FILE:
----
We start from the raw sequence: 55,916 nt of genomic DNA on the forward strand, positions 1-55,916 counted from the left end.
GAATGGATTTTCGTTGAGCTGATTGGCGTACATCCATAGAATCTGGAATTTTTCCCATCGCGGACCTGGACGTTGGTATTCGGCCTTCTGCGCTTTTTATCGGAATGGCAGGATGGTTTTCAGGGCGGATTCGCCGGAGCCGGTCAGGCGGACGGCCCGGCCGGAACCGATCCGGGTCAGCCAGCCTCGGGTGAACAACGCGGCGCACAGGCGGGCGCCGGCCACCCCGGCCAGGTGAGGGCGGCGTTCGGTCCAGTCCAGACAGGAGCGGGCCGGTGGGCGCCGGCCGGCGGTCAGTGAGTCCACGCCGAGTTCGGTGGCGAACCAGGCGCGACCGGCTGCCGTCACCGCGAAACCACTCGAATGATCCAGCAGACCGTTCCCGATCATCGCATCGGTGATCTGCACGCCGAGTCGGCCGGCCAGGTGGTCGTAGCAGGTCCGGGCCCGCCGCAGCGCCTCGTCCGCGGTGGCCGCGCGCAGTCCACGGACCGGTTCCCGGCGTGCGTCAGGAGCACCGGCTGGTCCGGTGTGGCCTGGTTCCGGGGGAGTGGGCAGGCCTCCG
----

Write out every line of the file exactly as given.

We start from the raw sequence: 55,916 nt of genomic DNA on the forward strand, positions 1-55,916 counted from the left end.
GAATGGATTTTCGTTGAGCTGATTGGCGTACATCCATAGAATCTGGAATTTTTCCCATCGCGGACCTGGACGTTGGTATTCGGCCTTCTGCGCTTTTTATCGGAATGGCAGGATGGTTTTCAGGGCGGATTCGCCGGAGCCGGTCAGGCGGACGGCCCGGCCGGAACCGATCCGGGTCAGCCAGCCTCGGGTGAACAACGCGGCGCACAGGCGGGCGCCGGCCACCCCGGCCAGGTGAGGGCGGCGTTCGGTCCAGTCCAGACAGGAGCGGGCCGGTGGGCGCCGGCCGGCGGTCAGTGAGTCCACGCCGAGTTCGGTGGCGAACCAGGCGCGACCGGCTGCCGTCACCGCGAAACCACTCGAATGATCCAGCAGACCGTTCCCGATCATCGCATCGGTGATCTGCACGCCGAGTCGGCCGGCCAGGTGGTCGTAGCAGGTCCGGGCCCGCCGCAGCGCCTCGTCCGCGGTGGCCGCGCGCAGTCCACGGACCGGTTCCCGGCGTGCGTCAGGAGCACCGGCTGGTCCGGTGTGGCCTGGTTCCGGGGGAGTGGGCAGGCCTCCG